CorelDRAW 9 for Windows: Visual QuickStart Guideby Phyllis Davis, Steve Schwartz
Popular among home and business users alike, CorelDRAW is a complete set of tools for creating drawings, illustrations, and multipage documents. With version 9's powerful new features and redesigned interface, you can produce anything from birthday cards to design plans to Web sites. Whether you've depended on CorelDRAW for years or have never used an art program
Popular among home and business users alike, CorelDRAW is a complete set of tools for creating drawings, illustrations, and multipage documents. With version 9's powerful new features and redesigned interface, you can produce anything from birthday cards to design plans to Web sites. Whether you've depended on CorelDRAW for years or have never used an art program before, you'll find exactly what you need to get right to work in CorelDRAW 9 for Windows: Visual QuickStart Guide.
The book is divided into concise, clearly tabbed sections, each of which builds on previously discussed topics. Thanks to its step-by-step instructions and bountiful screenshots, newcomers to the program will be up and drawing right away. And CorelDRAW veterans will find CorelDRAW 9: VQS a handy reference guide to learning the latest features and discovering new techniques for creating amazing effects.
Read an Excerpt
Although CorelDRAW was originally designed with desktop publishing in mind, it has evolved along with the rest of the design community to support the World Wide Web. In versions 7 and 8, you can publish your graphics at the appropriate resolution and color depth and with HTML links established.
CorelDRAW is not only a great resource for generating web graphics, but also a good tool for organization. You can use it as a sketch pad to create a þowchart, mapping out your design and roughing out pages. You can also work out your navigation strategy and icons. Because of the object-oriented nature of CorelDRAW, you can later Þne-tune your roughs to make your Þnal graphics.
Preparing Artwork For The
When you prepare art for the web, you want it to look good and download fast. You want the colors to be accurate and predictable - you want your graphics to look the same to web visitors as they look on your own computer. At the same time, you don't want visitors to give up and move on to another site because your graphics take too long to download. Although we can't provide a complete treatise on balancing color Þdelity with transfer speed, here are some general tips.
Keeping Files Small
Make the elements as small as you can and still create the impression you want.
If you use Fountain Þlls, orient the color gradient top-to-bottom rather than side-to-side or diagonally. Because of the compression scheme used in GIF Þles, vertical color gradients compress much smaller than the others.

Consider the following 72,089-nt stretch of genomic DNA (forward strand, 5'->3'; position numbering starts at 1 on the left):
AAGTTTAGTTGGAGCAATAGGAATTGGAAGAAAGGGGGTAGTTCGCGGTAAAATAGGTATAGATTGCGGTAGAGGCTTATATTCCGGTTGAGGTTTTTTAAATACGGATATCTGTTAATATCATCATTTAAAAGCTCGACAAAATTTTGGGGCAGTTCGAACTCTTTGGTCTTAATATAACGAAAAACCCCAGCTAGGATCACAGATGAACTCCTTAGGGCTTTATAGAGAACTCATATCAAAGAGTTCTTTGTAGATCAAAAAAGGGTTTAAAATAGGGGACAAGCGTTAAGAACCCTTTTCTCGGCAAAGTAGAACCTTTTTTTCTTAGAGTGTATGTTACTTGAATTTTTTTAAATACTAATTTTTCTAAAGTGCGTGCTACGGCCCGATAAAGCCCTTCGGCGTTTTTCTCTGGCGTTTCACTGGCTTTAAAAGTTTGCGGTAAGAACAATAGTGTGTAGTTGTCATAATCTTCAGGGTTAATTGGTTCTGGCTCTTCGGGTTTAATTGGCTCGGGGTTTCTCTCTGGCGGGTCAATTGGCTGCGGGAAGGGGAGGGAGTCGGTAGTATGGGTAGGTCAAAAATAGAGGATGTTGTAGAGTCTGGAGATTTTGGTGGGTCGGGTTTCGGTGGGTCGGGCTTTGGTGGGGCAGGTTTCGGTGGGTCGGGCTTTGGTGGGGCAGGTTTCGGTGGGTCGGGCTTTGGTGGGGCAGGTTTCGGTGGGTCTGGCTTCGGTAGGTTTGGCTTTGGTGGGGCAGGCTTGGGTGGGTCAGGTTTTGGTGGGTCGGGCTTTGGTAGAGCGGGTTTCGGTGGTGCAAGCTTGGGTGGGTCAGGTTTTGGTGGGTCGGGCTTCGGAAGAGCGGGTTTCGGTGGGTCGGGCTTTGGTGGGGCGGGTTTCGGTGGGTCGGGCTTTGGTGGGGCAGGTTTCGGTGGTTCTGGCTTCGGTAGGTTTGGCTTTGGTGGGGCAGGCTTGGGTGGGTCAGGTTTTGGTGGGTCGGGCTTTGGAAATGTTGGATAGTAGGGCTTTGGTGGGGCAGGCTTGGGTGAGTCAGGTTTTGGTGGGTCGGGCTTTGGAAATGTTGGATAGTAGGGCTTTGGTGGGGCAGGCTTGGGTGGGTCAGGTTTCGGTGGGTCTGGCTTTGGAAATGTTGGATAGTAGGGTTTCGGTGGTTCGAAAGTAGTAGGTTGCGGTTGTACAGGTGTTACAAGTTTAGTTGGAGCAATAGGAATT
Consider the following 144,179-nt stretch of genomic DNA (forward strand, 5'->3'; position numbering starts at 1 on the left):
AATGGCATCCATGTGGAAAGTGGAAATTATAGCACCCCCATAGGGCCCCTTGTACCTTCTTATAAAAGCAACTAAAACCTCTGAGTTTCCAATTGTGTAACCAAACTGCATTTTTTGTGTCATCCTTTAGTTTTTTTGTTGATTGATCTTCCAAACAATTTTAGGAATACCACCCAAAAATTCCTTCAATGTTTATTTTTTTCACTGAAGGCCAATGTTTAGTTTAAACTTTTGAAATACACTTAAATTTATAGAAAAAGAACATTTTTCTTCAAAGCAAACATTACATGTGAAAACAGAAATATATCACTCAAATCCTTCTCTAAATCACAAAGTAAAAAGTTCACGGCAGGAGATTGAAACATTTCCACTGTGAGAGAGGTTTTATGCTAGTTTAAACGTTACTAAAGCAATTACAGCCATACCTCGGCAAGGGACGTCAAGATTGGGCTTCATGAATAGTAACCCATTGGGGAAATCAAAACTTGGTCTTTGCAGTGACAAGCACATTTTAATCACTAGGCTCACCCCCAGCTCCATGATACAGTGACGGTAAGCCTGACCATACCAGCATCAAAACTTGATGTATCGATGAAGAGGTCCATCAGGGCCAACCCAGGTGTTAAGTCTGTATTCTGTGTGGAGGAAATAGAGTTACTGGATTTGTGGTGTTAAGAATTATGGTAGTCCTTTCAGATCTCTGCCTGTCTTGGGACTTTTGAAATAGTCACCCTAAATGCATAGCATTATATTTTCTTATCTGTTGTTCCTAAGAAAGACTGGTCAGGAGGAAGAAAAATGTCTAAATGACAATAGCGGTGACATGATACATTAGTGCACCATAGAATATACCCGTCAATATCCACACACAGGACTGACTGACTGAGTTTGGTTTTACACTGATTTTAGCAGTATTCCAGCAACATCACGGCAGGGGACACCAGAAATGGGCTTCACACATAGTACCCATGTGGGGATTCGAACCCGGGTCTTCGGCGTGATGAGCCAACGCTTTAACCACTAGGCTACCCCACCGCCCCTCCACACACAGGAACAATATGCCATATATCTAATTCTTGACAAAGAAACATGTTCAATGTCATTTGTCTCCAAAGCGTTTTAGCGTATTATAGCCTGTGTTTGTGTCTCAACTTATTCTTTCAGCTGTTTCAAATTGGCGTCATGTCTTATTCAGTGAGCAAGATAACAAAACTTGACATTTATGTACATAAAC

Use web page backgrounds made of small repeating tiles. The small tile has to be downloaded only once to Þll the entire background, which is a lot faster than downloading a large background image.File FormatsThere are two Þle formats that CorelDRAW can produce that are compact and commonly used for preparing web graphics:
Use JPEG (.jpg) for continuous-tone art such as photos or paintings - art that involves many subtle color or texture differences.
Use Compuserve GIF (.gif) for þat-color, object-oriented artwork. If you're using a version of CorelDRAW that supports the GIF89a format, you may want to use GIF for continuous-tone images that aren't rectangular, because you can designate part of the image as transparent, which makes it easy to silhouette it against a background.
In CorelDRAW 8 the JPEG and GIF export dialog boxes give you a great deal of control over image size and quality, including on-screen previews that let you see in advance how your choices will affect your image. (These dialogs are also available in PHOTO-PAINT 8).
Compared to CorelDRAW 8, earlier versions create fairly chunky bitmap graphics, especially at actual size for use on a web site (using the 75 dpi Resolution setting). One way to avoid this problem is to export it at twice actual size (150 dpi), and then use the Image, Resample command in PHOTO-PAINT, or choose Image, Image Size in Photoshop to reduce the resolution down to the 72 dpi used for web graphics. Photoshop and PHOTO-PAINT do a much better job of anti-aliasing bitmaps than the pre-8 CorelDRAW File, Export function. Color
If you're creating web graphics using CorelDRAW 3, 4, 5, or 6, you'll need to use a utility such as Debabelizer to ensure that the color in your artwork is browser-safe - that is, to keep your graphics from changing color when viewed on various computers and to reduce the number of colors in your image to the ones you need, discarding any additional colors in the palette and thus shedding Þl e size.
In CorelDRAW 7 and 8 you can start with a browser-speciÞc palette, such as the Netscape or Internet Explorer palette, to ensure that you don't build your graphics with colors outside of the browser's capability (choose a palette from the View, Color Palette þyout). And the GIF 89a export function automatically reduces the number of colors to those used in your graphic.
Choosing Good Alternatives
There are some web graphics jobs that you can do in CorelDRAW but you probably shouldn't. CorelDRAW provides the capabilities you need to generate most web graphics, but it's better to use a web-page-speciÞc application such as Microsoft's Front Page, Adobe PageMill, Net Objects Fusion, Macromedia Dreamweaver, or Adobe GoLive to assemble the actual web site.
Meet the Author
Phyllis Davis, a principal of Evolution Software, Inc., is a writer, instructor, graphic designer, and software developer. Among her author credits is Peter Norton's Guide to Visual Basic 4 for Windows 95 (Sams). She has numerous design credits for books, fine art posters, and advertisements.
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